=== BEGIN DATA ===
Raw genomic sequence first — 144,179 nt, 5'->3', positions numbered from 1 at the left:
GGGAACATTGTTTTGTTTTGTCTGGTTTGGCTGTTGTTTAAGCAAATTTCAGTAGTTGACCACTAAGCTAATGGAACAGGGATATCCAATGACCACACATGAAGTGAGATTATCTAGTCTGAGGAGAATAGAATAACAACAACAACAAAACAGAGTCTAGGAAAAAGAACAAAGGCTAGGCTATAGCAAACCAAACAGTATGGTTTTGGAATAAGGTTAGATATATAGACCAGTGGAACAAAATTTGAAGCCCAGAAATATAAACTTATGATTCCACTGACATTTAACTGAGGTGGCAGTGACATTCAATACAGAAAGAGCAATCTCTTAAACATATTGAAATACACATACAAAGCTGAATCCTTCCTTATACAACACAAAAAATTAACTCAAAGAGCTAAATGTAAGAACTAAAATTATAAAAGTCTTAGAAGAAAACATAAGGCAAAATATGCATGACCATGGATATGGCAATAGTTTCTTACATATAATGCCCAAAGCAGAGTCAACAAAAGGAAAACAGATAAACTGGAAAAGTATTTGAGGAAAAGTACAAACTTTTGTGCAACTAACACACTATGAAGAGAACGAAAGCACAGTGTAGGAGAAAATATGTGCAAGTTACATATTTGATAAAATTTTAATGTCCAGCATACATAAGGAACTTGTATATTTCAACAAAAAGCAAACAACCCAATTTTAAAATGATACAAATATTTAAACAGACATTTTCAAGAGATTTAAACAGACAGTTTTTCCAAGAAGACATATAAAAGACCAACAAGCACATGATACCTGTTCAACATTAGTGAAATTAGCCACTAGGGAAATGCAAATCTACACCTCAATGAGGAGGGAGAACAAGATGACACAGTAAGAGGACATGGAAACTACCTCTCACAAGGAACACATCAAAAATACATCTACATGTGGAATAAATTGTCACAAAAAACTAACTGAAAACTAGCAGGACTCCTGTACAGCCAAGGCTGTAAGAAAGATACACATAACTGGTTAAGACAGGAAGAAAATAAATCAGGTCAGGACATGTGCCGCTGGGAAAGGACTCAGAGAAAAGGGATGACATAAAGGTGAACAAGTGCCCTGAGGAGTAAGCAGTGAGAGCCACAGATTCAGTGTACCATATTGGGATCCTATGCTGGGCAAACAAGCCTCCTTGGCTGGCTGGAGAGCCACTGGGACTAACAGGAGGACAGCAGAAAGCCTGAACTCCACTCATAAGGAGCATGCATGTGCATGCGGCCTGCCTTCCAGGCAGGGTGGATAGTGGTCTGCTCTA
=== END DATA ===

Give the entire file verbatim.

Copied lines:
Raw genomic sequence first — 144,179 nt, 5'->3', positions numbered from 1 at the left:
GGGAACATTGTTTTGTTTTGTCTGGTTTGGCTGTTGTTTAAGCAAATTTCAGTAGTTGACCACTAAGCTAATGGAACAGGGATATCCAATGACCACACATGAAGTGAGATTATCTAGTCTGAGGAGAATAGAATAACAACAACAACAAAACAGAGTCTAGGAAAAAGAACAAAGGCTAGGCTATAGCAAACCAAACAGTATGGTTTTGGAATAAGGTTAGATATATAGACCAGTGGAACAAAATTTGAAGCCCAGAAATATAAACTTATGATTCCACTGACATTTAACTGAGGTGGCAGTGACATTCAATACAGAAAGAGCAATCTCTTAAACATATTGAAATACACATACAAAGCTGAATCCTTCCTTATACAACACAAAAAATTAACTCAAAGAGCTAAATGTAAGAACTAAAATTATAAAAGTCTTAGAAGAAAACATAAGGCAAAATATGCATGACCATGGATATGGCAATAGTTTCTTACATATAATGCCCAAAGCAGAGTCAACAAAAGGAAAACAGATAAACTGGAAAAGTATTTGAGGAAAAGTACAAACTTTTGTGCAACTAACACACTATGAAGAGAACGAAAGCACAGTGTAGGAGAAAATATGTGCAAGTTACATATTTGATAAAATTTTAATGTCCAGCATACATAAGGAACTTGTATATTTCAACAAAAAGCAAACAACCCAATTTTAAAATGATACAAATATTTAAACAGACATTTTCAAGAGATTTAAACAGACAGTTTTTCCAAGAAGACATATAAAAGACCAACAAGCACATGATACCTGTTCAACATTAGTGAAATTAGCCACTAGGGAAATGCAAATCTACACCTCAATGAGGAGGGAGAACAAGATGACACAGTAAGAGGACATGGAAACTACCTCTCACAAGGAACACATCAAAAATACATCTACATGTGGAATAAATTGTCACAAAAAACTAACTGAAAACTAGCAGGACTCCTGTACAGCCAAGGCTGTAAGAAAGATACACATAACTGGTTAAGACAGGAAGAAAATAAATCAGGTCAGGACATGTGCCGCTGGGAAAGGACTCAGAGAAAAGGGATGACATAAAGGTGAACAAGTGCCCTGAGGAGTAAGCAGTGAGAGCCACAGATTCAGTGTACCATATTGGGATCCTATGCTGGGCAAACAAGCCTCCTTGGCTGGCTGGAGAGCCACTGGGACTAACAGGAGGACAGCAGAAAGCCTGAACTCCACTCATAAGGAGCATGCATGTGCATGCGGCCTGCCTTCCAGGCAGGGTGGATAGTGGTCTGCTCTA